Data Backups Backups should be taken of all essential business data; backup should be stored in a separate location; it should be possible to re-create data lost since the last backup. Provision of backup services by network service providers; for example, user data backup can be performed over a high-speed network.
Security Awareness Staff should be aware of IT security issues. Small enterprises cannot afford seminars and training programs on security, but at least users should be aware of the threats and of the basic security requirements.
Security policies An IT Security Policy should be documented. Use of baseline or standard security policies developed by associations, standardisation bodies and other trusted organisations.
Incident Handling Security incidents should be detected and investigated thoroughly. Development of sector-specific Incident Reporting Schemes. Some types of incidents could be automatically reported and managed by the network service providers.

Considering the lack of resources, the lack of security provisions in PC-based systems, and the currently low security level of Internet technologies, there is no way a small enterprise or home user can afford an adequate level of security today. It is thus necessary to advance the state of the art to provide a secure baseline for small enterprises and home users. This will involve vendors, network service providers, government, and private organisations.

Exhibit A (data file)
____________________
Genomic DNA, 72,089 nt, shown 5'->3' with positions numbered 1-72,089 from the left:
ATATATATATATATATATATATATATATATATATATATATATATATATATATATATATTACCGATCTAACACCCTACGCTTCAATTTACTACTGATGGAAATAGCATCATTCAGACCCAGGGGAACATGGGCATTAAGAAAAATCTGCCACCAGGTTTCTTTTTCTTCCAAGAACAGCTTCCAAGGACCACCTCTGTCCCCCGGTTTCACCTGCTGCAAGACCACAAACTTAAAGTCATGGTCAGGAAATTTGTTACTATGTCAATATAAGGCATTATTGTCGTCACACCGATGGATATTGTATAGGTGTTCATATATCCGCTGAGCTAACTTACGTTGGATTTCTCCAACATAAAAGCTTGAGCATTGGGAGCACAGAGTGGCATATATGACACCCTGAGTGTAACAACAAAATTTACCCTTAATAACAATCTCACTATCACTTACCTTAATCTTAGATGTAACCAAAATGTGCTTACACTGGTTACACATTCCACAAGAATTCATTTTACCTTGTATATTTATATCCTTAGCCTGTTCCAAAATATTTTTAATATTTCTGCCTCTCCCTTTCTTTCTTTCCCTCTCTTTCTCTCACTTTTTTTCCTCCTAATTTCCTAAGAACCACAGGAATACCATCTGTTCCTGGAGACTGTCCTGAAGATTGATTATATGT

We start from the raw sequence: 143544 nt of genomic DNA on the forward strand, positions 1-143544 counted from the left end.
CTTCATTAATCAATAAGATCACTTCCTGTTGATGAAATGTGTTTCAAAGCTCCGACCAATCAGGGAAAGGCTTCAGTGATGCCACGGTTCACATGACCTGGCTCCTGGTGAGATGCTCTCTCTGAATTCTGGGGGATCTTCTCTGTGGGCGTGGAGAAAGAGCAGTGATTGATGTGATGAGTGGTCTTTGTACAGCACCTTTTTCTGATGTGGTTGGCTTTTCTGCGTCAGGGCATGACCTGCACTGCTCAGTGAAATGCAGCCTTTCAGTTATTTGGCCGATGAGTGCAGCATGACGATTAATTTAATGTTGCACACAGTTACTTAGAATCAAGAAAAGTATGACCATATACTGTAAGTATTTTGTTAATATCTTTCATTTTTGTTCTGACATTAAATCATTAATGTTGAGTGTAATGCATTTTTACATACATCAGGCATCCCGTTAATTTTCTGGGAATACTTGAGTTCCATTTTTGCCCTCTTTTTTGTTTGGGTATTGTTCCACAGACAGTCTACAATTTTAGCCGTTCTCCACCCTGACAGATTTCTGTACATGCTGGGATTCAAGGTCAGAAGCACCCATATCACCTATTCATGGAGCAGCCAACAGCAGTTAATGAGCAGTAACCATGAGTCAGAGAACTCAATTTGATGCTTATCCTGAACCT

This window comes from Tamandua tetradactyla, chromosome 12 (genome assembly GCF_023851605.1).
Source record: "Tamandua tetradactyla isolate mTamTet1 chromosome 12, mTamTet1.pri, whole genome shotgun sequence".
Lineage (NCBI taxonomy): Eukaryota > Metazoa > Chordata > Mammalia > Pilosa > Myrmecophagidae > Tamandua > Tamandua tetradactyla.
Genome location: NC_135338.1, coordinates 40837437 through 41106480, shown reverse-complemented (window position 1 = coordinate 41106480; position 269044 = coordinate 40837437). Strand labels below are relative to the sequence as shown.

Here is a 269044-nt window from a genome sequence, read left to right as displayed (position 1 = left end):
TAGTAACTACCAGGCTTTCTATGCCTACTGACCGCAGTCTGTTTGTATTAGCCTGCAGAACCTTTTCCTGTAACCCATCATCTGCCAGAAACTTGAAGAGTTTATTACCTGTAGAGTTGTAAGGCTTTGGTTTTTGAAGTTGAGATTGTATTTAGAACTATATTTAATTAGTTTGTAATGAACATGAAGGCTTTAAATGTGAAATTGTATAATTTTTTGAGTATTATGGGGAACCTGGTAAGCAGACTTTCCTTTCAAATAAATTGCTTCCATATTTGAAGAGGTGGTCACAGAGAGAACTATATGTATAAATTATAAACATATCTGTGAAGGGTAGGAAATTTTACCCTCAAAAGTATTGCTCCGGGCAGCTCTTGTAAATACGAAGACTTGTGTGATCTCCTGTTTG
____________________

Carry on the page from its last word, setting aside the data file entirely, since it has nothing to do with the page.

System Software Vendors Security services (e.g. authentication, discretionary access control, etc.) should be incorporated into PC operating system software. However, if these offer a wide range of security options it is obvious that a non-expert will be puzzled. Therefore, specific "security profiles" could be offered so that the user can select the profile that is closest to their needs. When selecting a profile the corresponding security policy will be automatically employed.

Network Service Providers They may offer a wide range of security services, such as anonymity, encryption, back-up, incident reporting, and data recovery services. Many of these services can be provided with minimal user intervention if they are standardised and tightly integrated with the networking software.

Third Parties It is absolutely essential to develop and deploy a security infrastructure (including a Public Key Infrastructure-PKI) that will address the needs of small enterprises. In addition, a network of accredited certifiers (Wilsher & Kurth 1996) that will provide security certification services for PC software products would absolve users from difficult to perform security tests of off-the-self software products. Additionally, non-expert users will benefit from "Security Handbooks" that will contain security policies, security procedures and checklists.